Top Story: UN votes to raise Palestinian flag at Manhattan headquarters: Just days after Israeli Prime Minister Binyamin Netanyahu met with protests during his visit to London, the UN overwhelmingly approved hoisting a Palestinian flag at its headquarters in New York City. The move, proposed weeks ago by Palestinians seeking symbolic recognition of their liberation struggle, was met with 119 ‘yea’ votes, 45 abstentions (mostly European nations), and 29 ‘nay’ votes, including usual suspects Israel and the United States. Breaking from the status quo, the following European countries voted in favour of the resolution: France, Sweden, Italy, Spain, Ireland, Slovenia, Luxembourg, Belgium, Malta and Poland. Despite a mere symbolic victory, the reception to the resolution within the Israeli government has been typically hostile, with a failed diplomatic assault taking place in the weeks preceding to the vote in order to persuade countries to vote against it. One wonders why so-called advocates of a two-state solution like Netanyahu and UN Ambassador Samantha Powers would vote against the hoisting of a flag for Palestine, given that it will be one of the two resulting states…
Progressives elected to lead Labour for first time in decades: Labour voters have chosen progressive left-wing candidates to head major positions within the party for the first time since 1982. Results were announced this week that place housing reformist Saddiq Khan as Labour’s London mayoral candidate, Tom Watson as the party’s deputy leader, and socialist Jeremy Corbyn as the leader of the party. The results were announced on Saturday to a special Labour conference broadcast live on television, and show a noticeable shift back to the left for the party, which as of late has embraced neoliberalism. Tom Watson won the deputy leadership on the first round of voting, while frontrunner Corbyn won his nomination with 59% of the vote in the first round, with right-wing candidate Liz Kendall gaining a dismal 4.5% of the vote. In his victory speech, Corbyn attacked the media for its unprofessional character assassinations of politicians’ family members, criticized the aggressive militarism of the government, and promised to attend a rally for refugees later today. Several right-wing members of the Shadow Cabinet promptly resigned after the results were announced, including the unprofessional joker Jaime Reed and Tristam Hunt.
Rich Gulf states slammed for apathy toward refugees: Rich and powerful governments like Saudi Arabia faced criticism this week for apparently ignoring the ongoing refugee crisis, despite often having ties to the militias involved. A hashtag on Twitter titled #ArabConscience sprang up this week in response to news that Gulf states have been implementing grossly unfair and restrictive laws towards asylum seekers and refugees, even though they are home to a sizeable portion of the world’s wealth and have no shortage of job opportunities. While some have criticized implicated Western governments of doing too little, and rightly so, less has so far been said about the role of Saudi Arabia, a key European ally, in fuelling the rise of ISIS through its monetary network, and its indifference towards the suffering of refugees in Yemen too. Questions have also been raised as to why already encumbered states like Jordan and Lebanon have been left to take in millions of refugees, despite not having the wealth of resources that places like Qatar and the UAE have.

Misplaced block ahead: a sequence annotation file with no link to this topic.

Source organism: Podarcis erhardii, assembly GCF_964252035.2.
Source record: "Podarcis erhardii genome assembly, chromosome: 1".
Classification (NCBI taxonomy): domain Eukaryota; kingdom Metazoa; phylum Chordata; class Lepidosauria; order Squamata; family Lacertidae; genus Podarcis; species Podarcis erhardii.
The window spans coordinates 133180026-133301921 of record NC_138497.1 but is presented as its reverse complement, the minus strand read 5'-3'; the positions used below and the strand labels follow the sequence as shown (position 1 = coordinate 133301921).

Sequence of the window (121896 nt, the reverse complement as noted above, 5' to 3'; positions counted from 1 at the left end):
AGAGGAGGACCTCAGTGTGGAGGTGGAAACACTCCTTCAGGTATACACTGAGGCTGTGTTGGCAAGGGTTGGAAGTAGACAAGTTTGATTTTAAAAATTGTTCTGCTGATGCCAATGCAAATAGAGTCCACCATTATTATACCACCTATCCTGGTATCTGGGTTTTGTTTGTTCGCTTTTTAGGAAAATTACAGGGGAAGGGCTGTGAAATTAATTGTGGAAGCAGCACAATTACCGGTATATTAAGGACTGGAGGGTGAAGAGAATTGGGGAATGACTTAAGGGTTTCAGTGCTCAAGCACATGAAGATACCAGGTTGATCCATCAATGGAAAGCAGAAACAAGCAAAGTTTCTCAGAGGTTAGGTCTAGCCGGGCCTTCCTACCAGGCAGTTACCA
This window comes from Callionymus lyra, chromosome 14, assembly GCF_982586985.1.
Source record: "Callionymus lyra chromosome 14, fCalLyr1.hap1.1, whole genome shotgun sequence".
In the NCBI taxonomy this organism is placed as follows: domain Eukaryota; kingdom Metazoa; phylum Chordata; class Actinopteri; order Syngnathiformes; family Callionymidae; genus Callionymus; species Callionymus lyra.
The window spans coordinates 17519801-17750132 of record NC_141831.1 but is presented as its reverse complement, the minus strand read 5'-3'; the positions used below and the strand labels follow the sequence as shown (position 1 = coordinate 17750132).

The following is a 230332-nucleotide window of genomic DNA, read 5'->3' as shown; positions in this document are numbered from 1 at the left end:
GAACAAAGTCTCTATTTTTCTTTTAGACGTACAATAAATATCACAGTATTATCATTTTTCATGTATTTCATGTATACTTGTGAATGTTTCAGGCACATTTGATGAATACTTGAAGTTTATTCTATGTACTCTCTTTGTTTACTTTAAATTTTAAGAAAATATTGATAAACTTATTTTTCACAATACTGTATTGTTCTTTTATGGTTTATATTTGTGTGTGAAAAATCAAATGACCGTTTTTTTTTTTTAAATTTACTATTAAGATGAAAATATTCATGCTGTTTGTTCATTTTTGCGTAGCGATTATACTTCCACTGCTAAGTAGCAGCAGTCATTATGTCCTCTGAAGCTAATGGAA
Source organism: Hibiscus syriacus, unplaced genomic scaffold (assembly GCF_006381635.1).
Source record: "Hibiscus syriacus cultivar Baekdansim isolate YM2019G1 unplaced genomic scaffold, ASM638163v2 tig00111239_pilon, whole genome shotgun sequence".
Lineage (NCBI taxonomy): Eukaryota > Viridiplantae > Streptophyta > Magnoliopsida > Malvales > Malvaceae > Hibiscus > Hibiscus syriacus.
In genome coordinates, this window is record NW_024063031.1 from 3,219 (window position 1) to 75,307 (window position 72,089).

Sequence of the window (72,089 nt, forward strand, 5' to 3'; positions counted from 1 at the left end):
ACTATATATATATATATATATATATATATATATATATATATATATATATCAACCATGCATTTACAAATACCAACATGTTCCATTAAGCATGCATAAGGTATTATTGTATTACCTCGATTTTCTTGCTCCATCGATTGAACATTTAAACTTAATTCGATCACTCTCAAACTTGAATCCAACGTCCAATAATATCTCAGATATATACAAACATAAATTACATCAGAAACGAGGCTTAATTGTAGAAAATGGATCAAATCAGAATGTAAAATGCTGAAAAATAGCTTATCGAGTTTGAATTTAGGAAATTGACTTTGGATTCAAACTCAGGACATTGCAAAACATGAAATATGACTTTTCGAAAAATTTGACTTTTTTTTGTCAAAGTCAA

Putin confirms involvement in Syrian civil war: Russian President Vladimir Putin has confirmed suspicions that Russia is training and aiding forces loyal to Bashar Al-Assad, amidst the flames of the Syrian civil war. Putin admits that Russian forces are providing logistical support to the state’s forces, as well as military equipment, but called the opportunity for Russian ground troops “premature”. Putin claims that a resolution to the Syrian civil war cannot be done without Assad, and the example of Iraq seems to suggest that a regime change during this crisis will only destabilize Syria further. President Obama had little to say about the revelations, only pointing out that if evidence of chemical weapon attacks by the Assad regime are confirmed, Russia should “put a stop” to its support of his regime. The revelation of Russian involvement comes just days after Wikileaks founder Julian Assange told Russia Today that leaked cables show an intent by Washington to depose Assad as far back as 2006, by making his government paranoid and prone to outbursts of violence. As of this month, Assad’s forces have killed more civilians in the civil war than the Free Syrian Army and ISIS combined.
1.4 million people rally for Catalan independence in Barcelona: Over one million people draped in Catalan flags took to the streets of Barcelona this week, ahead of a poll which will act as a litmus test for independence. The rally, nicknamed the ‘Gateway to the Catalan Republic’ was welcomed by Jordi Sanchez, President of the Catalan National Assembly, and featured a giant symbolic arrow to point the way to an independent state, and was marched to the doors of the Catalan Parliament. Catalonian voters will head to the polls on September 27th to choose their new legislature, but the vote is seen as a high indication of whether the region desires independence. According to RT, the pro-independence Together for Yes coalition “is expected to win a majority of at least 68 seats in the 135-seat regional assembly”, a clear mandate for independence.